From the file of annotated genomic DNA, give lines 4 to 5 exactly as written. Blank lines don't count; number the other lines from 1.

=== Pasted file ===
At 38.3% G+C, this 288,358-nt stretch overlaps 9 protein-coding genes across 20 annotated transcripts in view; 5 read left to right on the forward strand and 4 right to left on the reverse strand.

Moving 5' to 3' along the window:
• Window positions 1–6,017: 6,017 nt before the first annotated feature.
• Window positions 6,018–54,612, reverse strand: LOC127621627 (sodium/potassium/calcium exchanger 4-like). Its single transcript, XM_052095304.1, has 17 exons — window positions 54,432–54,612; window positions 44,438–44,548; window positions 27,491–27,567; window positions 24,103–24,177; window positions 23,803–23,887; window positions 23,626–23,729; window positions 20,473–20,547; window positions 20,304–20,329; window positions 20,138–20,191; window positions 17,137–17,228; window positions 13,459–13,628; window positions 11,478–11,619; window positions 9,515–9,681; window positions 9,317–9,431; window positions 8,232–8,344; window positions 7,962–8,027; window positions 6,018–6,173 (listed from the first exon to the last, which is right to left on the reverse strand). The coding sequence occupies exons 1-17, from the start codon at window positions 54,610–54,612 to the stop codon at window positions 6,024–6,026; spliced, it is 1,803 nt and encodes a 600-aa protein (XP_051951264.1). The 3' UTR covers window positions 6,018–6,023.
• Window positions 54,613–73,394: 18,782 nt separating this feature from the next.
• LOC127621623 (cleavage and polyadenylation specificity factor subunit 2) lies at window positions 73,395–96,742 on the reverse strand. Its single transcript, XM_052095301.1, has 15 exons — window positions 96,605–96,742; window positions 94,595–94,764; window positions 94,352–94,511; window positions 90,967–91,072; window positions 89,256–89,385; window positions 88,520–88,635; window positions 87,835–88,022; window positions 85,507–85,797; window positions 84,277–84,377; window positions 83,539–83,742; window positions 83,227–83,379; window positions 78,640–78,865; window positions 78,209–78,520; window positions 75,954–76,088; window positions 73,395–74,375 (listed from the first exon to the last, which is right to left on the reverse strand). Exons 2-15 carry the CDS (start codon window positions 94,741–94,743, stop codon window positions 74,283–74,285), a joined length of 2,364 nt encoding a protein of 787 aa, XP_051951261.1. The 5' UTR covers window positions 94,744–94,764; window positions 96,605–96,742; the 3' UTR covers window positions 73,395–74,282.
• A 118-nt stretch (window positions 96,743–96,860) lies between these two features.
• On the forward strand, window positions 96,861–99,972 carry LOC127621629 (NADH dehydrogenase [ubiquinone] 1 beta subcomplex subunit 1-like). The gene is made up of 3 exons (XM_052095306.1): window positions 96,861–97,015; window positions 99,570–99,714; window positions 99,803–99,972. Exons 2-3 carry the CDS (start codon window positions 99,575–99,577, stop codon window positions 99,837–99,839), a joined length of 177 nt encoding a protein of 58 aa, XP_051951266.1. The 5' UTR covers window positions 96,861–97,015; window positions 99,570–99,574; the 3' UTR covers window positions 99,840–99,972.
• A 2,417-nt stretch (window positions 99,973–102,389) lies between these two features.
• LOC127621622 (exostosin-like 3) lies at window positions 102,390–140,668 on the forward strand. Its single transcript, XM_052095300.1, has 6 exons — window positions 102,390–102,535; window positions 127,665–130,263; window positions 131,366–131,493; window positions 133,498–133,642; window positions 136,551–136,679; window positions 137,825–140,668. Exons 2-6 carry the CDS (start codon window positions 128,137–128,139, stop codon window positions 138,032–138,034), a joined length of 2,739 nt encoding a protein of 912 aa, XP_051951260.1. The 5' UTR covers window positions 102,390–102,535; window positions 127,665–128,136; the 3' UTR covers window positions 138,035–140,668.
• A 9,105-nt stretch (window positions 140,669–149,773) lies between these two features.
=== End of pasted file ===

• Window positions 6,018–54,612, reverse strand: LOC127621627 (sodium/potassium/calcium exchanger 4-like). Its single transcript, XM_052095304.1, has 17 exons — window positions 54,432–54,612; window positions 44,438–44,548; window positions 27,491–27,567; window positions 24,103–24,177; window positions 23,803–23,887; window positions 23,626–23,729; window positions 20,473–20,547; window positions 20,304–20,329; window positions 20,138–20,191; window positions 17,137–17,228; window positions 13,459–13,628; window positions 11,478–11,619; window positions 9,515–9,681; window positions 9,317–9,431; window positions 8,232–8,344; window positions 7,962–8,027; window positions 6,018–6,173 (listed from the first exon to the last, which is right to left on the reverse strand). The coding sequence occupies exons 1-17, from the start codon at window positions 54,610–54,612 to the stop codon at window positions 6,024–6,026; spliced, it is 1,803 nt and encodes a 600-aa protein (XP_051951264.1). The 3' UTR covers window positions 6,018–6,023.
• Window positions 54,613–73,394: 18,782 nt separating this feature from the next.